Theodore Samuel Williams, (Ted Williams) otherwise known as “Teddy Ballgame,” “The Kid,” “The Splendid Splinter,” and “The Thumper,” was one of the greatest baseball hitters of all time. During his 19 years in the MLB, he mostly played as a left fielder for the Boston Red Sox.
As early as 8 years old, Williams was born to throw a baseball. He grew up in the suburbs of San Diego, California, during the 1920s and was named after President Theodore Roosevelt. He started off training with his uncle, who was a former semi-professional baseball player and even had pitched against Babe Ruth.
Growing up obsessing over the concept of baseball hitting, Williams even wrote a book in 1970 called The Science of Hitting. It describes his own strategy and theory on swinging.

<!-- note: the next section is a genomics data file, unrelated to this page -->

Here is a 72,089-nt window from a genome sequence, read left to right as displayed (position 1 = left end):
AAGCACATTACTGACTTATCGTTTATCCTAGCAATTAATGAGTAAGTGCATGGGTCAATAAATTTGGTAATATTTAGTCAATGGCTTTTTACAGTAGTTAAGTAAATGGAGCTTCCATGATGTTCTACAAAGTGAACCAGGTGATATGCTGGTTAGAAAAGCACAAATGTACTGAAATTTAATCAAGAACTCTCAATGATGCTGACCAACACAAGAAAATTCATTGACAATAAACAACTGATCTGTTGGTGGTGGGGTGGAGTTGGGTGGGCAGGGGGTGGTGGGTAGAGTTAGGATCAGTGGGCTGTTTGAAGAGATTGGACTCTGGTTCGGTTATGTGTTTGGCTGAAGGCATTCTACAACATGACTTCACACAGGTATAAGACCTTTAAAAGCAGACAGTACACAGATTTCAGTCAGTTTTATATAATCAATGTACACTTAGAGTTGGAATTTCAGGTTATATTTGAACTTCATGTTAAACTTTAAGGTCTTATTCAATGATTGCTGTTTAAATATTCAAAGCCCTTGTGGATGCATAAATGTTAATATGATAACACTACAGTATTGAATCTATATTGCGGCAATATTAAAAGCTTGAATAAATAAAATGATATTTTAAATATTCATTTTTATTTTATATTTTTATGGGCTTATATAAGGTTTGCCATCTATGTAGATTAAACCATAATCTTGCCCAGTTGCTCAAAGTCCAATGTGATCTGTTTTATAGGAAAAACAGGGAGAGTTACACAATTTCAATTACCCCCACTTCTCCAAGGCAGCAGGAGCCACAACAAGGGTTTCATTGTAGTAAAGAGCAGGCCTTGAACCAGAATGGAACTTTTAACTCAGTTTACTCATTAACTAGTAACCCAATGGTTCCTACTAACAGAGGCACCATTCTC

Beginning his professional career with the Red Sox in 1939, Williams rose quickly to stardom as one of the best hitters. What’s more, in 1942, he achieved the first Triple Crown. However, shortly after, he was drafted to serve in WWII under the U.S. Navy and Marine Corps.
By the time he was 40, Williams had also served in the Korean War as a Marine combat aviator and also became a sixth-time American League batting champion.
After retiring in 1960, he was elected into the Baseball Hall of Fame. In 1991, President George H.W. Bush awarded Williams with the Presidential Medal of Freedom.
Since his death in 2002 at age 83, Ted Williams remains one of the most powerful hitters in baseball.